Capital - about georgia

Tbilisi (Georgian: თბილისი [tʰˈbiliˌsi]), commonly known by its former name Tiflis, and often mispronounced as Tiblisi, is the capital and the largest city of Georgia, lying on the banks of the Kura River with a population of roughly 1.5 million inhabitants. Founded in the 5th century by the monarch of Georgia's ancient precursor Kingdom of Iberia, Tbilisi has since served, with intermissions, as the capital of various Georgian kingdoms and republics. Under the Russian rule, from 1801 to 1917 Tiflis was the seat of the Imperial Viceroy governing both sides of the entire Caucasus.

Located on the southeastern edge of Europe, Tbilisi's proximity to lucrative east-west trade routes often made the city a point of contention between various rival empires throughout history and the city's location to this day ensures its position as an important transit route for global energy and trade projects. Tbilisi's varied history is reflected in its architecture, which is a mix of medieval, classical, and Soviet structures.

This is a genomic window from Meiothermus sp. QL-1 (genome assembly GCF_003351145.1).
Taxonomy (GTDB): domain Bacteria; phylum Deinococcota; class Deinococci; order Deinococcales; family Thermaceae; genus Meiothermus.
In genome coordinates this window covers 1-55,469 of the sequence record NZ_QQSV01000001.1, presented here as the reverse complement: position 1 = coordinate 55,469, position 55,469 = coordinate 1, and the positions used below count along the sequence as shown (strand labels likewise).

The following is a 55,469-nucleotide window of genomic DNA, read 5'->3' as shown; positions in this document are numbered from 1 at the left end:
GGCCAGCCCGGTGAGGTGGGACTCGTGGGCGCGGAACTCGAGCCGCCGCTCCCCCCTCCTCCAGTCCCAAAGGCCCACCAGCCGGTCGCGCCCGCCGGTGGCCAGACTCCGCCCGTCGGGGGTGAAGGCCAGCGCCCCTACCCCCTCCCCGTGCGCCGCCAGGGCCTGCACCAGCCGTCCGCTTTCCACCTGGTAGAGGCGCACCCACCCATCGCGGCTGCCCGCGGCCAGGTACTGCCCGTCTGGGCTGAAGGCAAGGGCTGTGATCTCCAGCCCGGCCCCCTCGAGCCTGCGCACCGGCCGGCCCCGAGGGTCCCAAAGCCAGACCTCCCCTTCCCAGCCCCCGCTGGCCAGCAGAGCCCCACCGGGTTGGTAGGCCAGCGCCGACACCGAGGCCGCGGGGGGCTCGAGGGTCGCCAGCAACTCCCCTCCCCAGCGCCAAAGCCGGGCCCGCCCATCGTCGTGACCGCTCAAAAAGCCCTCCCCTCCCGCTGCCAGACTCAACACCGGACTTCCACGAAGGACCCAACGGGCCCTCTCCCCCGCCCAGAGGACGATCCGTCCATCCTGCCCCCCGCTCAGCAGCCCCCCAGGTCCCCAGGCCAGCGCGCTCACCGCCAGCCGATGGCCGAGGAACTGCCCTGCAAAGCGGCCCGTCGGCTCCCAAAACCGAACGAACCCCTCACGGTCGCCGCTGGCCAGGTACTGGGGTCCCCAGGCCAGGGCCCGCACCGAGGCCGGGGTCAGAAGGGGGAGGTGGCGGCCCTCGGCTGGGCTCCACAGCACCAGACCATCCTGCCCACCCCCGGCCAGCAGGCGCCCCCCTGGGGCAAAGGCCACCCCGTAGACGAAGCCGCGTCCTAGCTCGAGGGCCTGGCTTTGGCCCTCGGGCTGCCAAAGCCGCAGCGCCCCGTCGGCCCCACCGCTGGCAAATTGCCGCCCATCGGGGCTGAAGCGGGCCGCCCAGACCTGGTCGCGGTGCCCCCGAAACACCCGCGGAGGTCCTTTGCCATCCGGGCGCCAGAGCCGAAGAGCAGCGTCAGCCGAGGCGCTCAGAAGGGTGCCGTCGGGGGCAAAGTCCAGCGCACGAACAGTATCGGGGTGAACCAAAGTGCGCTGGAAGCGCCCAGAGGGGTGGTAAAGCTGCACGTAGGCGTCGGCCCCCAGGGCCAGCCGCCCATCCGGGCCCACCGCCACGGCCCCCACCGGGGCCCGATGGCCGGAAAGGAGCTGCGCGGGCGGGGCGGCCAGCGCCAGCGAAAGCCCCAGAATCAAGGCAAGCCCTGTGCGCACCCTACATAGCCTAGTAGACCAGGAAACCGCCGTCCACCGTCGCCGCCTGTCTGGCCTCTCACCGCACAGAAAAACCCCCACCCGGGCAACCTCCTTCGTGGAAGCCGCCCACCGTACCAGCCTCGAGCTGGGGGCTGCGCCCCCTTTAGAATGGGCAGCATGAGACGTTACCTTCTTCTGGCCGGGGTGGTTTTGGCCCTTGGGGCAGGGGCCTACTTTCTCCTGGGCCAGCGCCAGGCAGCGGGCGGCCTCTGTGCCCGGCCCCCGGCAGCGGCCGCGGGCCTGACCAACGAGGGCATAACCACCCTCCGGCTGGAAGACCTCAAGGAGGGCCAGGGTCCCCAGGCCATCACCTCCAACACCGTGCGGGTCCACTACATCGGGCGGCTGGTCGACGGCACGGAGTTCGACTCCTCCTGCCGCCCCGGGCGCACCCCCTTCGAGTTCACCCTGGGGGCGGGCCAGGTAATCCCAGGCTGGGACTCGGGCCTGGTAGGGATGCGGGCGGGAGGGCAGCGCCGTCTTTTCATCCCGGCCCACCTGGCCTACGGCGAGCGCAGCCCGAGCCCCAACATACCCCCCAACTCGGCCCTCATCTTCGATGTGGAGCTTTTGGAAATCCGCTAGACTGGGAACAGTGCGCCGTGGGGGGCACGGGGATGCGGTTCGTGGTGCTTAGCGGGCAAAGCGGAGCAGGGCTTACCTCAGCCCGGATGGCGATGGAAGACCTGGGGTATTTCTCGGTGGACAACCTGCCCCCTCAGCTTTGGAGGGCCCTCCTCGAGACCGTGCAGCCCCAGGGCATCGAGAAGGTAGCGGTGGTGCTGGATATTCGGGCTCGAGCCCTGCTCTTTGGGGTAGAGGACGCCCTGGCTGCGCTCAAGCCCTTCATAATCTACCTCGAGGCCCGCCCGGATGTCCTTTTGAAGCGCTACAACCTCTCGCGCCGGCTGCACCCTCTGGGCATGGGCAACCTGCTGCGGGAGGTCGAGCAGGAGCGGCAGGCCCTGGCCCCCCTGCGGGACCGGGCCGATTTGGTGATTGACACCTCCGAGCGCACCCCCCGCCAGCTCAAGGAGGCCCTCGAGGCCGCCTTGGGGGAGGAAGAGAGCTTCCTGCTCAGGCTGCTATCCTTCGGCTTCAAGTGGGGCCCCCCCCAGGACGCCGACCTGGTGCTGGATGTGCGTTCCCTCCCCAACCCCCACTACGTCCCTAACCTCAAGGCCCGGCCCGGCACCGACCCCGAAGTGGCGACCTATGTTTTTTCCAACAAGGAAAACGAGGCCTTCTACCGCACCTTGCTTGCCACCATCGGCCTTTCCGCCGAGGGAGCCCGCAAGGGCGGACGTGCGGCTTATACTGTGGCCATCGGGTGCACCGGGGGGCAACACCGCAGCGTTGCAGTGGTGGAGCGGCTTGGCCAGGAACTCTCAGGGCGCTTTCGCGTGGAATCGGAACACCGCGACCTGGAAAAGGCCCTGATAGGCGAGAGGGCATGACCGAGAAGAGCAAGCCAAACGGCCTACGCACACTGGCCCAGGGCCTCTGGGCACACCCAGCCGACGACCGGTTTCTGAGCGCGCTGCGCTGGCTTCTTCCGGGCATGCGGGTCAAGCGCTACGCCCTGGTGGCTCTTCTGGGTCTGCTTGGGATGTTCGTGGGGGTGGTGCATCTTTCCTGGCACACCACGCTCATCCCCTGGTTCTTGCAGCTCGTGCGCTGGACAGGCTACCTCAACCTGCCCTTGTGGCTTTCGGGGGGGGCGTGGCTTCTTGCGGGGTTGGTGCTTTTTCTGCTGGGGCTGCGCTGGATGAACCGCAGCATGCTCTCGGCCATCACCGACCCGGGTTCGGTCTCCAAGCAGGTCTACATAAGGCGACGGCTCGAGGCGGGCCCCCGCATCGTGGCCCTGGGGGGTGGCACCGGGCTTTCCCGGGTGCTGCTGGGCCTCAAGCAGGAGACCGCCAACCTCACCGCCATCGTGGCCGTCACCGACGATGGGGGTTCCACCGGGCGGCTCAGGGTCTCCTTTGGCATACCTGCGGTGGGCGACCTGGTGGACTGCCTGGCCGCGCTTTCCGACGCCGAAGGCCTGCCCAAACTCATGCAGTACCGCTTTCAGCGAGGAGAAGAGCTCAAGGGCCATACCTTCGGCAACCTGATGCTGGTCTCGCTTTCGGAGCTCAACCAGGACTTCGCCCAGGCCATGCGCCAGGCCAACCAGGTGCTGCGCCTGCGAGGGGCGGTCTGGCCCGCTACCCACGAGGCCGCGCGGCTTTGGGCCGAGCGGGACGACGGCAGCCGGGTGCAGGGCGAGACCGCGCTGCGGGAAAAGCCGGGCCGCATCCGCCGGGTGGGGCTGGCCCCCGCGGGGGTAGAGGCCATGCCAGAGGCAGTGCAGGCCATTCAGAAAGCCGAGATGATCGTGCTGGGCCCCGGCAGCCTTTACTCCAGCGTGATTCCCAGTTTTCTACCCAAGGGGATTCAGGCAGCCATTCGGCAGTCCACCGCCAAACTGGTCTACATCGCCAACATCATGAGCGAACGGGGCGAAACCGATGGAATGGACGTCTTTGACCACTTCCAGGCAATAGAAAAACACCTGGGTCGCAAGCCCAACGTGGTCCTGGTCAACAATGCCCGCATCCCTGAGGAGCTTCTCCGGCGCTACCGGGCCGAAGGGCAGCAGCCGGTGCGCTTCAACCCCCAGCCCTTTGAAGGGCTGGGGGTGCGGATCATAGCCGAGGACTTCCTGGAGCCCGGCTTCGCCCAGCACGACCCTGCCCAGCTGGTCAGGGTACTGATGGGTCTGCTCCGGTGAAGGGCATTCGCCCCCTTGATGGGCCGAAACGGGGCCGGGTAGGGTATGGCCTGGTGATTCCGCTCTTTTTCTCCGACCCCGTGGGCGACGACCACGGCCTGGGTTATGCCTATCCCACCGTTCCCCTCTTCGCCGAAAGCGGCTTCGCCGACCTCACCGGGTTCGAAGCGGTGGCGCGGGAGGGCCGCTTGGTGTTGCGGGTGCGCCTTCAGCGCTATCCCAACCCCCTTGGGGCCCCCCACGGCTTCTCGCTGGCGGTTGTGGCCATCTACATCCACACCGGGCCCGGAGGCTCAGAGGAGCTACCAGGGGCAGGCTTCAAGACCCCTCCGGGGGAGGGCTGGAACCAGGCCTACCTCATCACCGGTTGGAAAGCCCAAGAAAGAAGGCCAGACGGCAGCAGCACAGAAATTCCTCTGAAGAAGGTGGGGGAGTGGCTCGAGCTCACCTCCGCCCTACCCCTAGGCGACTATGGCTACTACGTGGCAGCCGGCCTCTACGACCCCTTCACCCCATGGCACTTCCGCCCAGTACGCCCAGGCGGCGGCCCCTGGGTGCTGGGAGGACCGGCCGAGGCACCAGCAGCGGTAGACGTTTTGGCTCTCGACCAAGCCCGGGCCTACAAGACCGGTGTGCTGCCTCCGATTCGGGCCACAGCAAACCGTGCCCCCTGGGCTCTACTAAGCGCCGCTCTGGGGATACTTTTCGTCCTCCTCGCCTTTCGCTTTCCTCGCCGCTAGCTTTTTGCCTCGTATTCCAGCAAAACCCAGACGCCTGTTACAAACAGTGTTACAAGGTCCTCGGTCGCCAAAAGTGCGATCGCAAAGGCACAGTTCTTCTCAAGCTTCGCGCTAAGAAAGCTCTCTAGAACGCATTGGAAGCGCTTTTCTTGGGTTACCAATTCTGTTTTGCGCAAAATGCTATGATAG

Historically, Tbilisi has been home to people of diverse cultural, ethnic, and religious backgrounds, though it is overwhelmingly Eastern Orthodox Christian. Notable tourist destinations include cathedrals like Sameba and Sioni, classical Freedom Square and Rustaveli Avenue, medieval Narikala Fortress, pseudo-Moorish Opera Theater, and the Georgian National Museum.

profile

Capital:
Tbilisi
Official languages:
Georgian
Demonym:
Georgian
Legislature:
Parliament
Area:
69,420 km ²
Population:
3,720,400
GDP (PPP):
$37.27 billion
Currency:
Georgian Lari (GEL)
Time zone:
GET (UTC+4)
Antipodes:
Pacific Ocean
Drives on the:
Right
Calling code:
+995
ISO 3166 code:
GE
Internet TLD:
.ge .გე